Heb 752 - Trimming lines (1)The uneven trimming of this codex is also worth noting. The scored lines at the edges of the bifolios appear to have been drawn with a metal point being dragged along the parchment, creating small ridges on the surface. The lines were then used as a guide for trimming by the binder.

Another interesting feature of this manuscript is found along the tailedge of folio 144v. A strip of parchment is sewn with a medium thickness red thread and protrudes over the fore-edge of the manuscript where it has been used as a bookmark. The text on this page (Lev. 9:22-10:1) is heavily worn, supposedly from kissing. This is a common occurrence in Samaritan manuscripts, again demonstrating the importance of the written word for the Samaritans.

CBL Heb 752, f.144v

I look forward to posting more about the conservation of this manuscript in the New Year.

Julia Poirier, Book & Paper Conservator

Conserving parchment from the Hebrew manuscript collection

One of the main projects at the CBL this year has been the conservation of the Hebrew manuscript collection, which contains an array of items including pamphlet bindings, Torah scrolls, single codex folios, and bound manuscripts. The majority of this collection is on parchment, with a small percentage on paper. I was allocated a number of items to conserve from the collection, which allowed me develop my knowledge on parchment repair techniques and gain a more informed understanding of this material, which differs from paper immensely.


Single codex folio, Heb 753.5 (c.14th-16th century) was previously stored between glass.

An interesting part of this collection for me was the conservation of three single folios on parchment, which were previously housed in glass enclosures. The first step was to remove the folios from the enclosures by removing the tape sealing the two sheets of glass together. A scalpel was used to score across the edges of the tape to begin dismounting.

Once the folios were removed from the glass treatment began, which involved tape and adhesive removal and repairs to weaknesses and areas of loss using Japanese tissue and isinglass (5% solution applied with a brush). Isinglass is a pure gelatine made from the swim bladder of the sturgeon fish and it was selected as the adhesive due to its strength and its sympathetic nature with another protein-based material.


Due to the reactive nature of parchment, it was vital to keep the folio gently weighted during treatments.

The final step was to rehouse the folios, which for me was the most challenging yet fascinating part of treating these folios. Tutored by Kristine, I was taught how to mount parchment, whilst keeping specific considerations in mind such as the reactive nature of the material.


Marking the inlay aperture by drawing around the folio with a soft pencil.

To begin with, the folios were inlaid into a 100% acid-free, cotton card. Inlaying has several purposes; to create a false margin for handling and to help control the movement of the parchment. Parchment tends to bow and cockle due to fluctuations in temperature and relative humidity, which can be problematic during handling; the inlay also removes the need to overmount the folios with a window.

The inlay was produced by placing the folio on the card and then carefully drawing around it, approximately 3mm larger than the object. This space will allow for the parchment to expand and contract if need be. The outline was then carefully cut out using a scalpel.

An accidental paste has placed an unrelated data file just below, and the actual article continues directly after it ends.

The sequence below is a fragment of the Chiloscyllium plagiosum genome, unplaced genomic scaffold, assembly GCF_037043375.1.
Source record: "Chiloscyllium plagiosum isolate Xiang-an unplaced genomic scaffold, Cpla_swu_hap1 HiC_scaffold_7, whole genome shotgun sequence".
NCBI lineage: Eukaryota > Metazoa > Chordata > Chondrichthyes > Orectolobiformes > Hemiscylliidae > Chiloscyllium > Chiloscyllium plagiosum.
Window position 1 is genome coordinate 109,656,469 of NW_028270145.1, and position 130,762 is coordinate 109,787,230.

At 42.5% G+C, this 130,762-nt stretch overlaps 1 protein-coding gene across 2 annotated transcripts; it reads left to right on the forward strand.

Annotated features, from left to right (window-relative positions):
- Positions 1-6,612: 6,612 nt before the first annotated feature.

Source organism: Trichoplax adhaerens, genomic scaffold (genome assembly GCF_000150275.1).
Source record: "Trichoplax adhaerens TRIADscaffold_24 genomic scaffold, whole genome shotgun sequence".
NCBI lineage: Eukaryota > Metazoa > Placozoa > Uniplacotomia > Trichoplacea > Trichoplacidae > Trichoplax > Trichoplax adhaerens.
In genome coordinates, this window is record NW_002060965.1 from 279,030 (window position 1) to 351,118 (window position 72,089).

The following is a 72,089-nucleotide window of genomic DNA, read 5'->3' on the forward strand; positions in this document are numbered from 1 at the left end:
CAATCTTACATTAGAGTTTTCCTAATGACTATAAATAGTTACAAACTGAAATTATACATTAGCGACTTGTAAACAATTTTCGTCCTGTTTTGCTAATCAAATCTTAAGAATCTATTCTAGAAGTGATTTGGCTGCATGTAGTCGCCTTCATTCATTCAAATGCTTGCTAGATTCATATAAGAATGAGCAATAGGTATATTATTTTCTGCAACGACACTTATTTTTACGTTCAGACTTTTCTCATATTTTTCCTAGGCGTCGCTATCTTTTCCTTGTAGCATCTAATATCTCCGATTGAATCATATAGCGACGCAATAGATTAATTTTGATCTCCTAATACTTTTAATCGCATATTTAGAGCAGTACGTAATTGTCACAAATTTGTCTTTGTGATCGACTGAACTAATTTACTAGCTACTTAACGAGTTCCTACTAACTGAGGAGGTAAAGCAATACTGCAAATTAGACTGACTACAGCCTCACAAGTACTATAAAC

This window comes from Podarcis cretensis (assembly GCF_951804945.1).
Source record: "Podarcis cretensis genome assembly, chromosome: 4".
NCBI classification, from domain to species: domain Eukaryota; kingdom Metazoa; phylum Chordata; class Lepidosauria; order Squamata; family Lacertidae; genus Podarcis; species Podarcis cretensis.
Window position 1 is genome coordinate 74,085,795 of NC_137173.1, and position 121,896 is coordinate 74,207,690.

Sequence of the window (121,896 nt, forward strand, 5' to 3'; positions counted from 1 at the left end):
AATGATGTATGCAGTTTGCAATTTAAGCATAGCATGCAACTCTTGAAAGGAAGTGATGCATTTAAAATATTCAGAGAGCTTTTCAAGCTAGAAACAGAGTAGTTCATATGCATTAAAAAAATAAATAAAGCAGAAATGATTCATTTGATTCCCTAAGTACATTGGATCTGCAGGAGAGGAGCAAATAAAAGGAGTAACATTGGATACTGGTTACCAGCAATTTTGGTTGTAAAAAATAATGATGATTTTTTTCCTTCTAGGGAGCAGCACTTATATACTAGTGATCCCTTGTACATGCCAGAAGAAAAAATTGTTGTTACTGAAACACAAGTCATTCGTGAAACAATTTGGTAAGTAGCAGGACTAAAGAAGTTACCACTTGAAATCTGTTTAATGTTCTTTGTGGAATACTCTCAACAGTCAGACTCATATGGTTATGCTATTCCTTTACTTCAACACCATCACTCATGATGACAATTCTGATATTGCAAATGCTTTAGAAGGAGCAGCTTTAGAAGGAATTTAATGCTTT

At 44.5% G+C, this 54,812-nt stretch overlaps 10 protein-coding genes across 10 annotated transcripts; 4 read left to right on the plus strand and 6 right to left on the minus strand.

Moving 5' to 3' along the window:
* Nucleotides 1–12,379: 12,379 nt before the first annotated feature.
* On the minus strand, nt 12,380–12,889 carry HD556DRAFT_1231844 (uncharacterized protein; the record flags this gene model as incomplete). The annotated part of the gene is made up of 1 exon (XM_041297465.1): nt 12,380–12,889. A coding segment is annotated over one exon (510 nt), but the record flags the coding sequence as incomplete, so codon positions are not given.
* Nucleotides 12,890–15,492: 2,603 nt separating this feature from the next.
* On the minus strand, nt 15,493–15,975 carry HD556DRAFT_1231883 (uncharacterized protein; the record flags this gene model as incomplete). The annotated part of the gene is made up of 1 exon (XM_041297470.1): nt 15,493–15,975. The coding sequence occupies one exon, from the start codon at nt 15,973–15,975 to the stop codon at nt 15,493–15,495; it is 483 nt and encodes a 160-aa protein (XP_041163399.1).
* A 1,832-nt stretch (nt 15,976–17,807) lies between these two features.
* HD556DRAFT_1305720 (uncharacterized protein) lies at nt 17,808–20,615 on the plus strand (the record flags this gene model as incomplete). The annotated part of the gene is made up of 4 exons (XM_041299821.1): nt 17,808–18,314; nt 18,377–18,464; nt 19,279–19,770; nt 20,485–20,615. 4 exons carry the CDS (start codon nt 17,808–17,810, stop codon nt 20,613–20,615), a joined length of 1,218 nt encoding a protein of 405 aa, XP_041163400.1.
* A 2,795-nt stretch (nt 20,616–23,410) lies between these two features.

Once the inlay card was prepared, paper tabs were made from Sekishu Japanese paper, which were cut to various thicknesses but of the same length (approximately 15mm) to accommodate the uneven nature of the folio. The tabs were adhered to the edges of the folios but distributed unevenly, to avoid creating any points of weakness along any specific side. The tabs were feathered and adhered with isinglass to the parchment.


Small tabs of Sekishu paper were adhered to the edges of the folio using isinglass, in preparation for inlaying.

Once the tabs were secure on the folio it was time to adhere them to the inlay card, which was achieved by applying wheat starch paste to the other ends of the tabs and applying them to the card. A mount was then created to house the folio in its inlay card. The card was adhered to the left-hand side to allow readers to easily access the verso of the folio.


The folio was inlaid into 100% cotton card by adhering the tabs with wheat starch paste.


The inlay card with the folio was hinged into a window-mount.

Other types of work undertaken on this collection have included the rehousing of a collection of small parchment scrolls and the conservation treatment of a large Sefer Torah scroll on traditional gevil, which is an animal skin processed in a specific way to result in a finished product somewhere between parchment and leather.


Left: A collection of scrolls were previously housed in an unsuitable box without adequate protection. Right: A new housing system was devised, which included layers of foam cut at different depths to accommodate each scroll and provide suitable storage and protection. Each scroll was wrapped in acid-free tissue and secured with cotton tape.

Learning about sewing techniques was another new skill I developed whilst working on this project. This allowed me to see dramatic change in Heb 773, which had many lose and detached skins. Using linen thread, I reinforced the joins between the skins, allowing the scroll to eventually sit comfortably when rolled.


Heb 773, Sefar Torah scroll on gevil (c.17th century), before and after conservation treatments.

Coming from a flat paper conservation background, this was a challenging object for me to work on due to the large size of the scroll, totalling 45 skins and a length of 2179.5cm (over 21 metres!) and the types of treatments required, such as sewing. However, I feel I have learnt a great deal from working on this object and many other scrolls, which has opened up a new interest and understanding of parchment and inks for me.

Having the chance to work on this collection has allowed me to consider the challenges of working with parchment whilst gradually allowing me to make decisions independently on the best choice of treatments for the objects at hand.

Puneeta Sharma, Heritage Council Intern in Paper Conservation

This will be Puneeta’s last post as she has reached the end of her year-long internship. We would like to wish Puneeta every success with her career in conservation!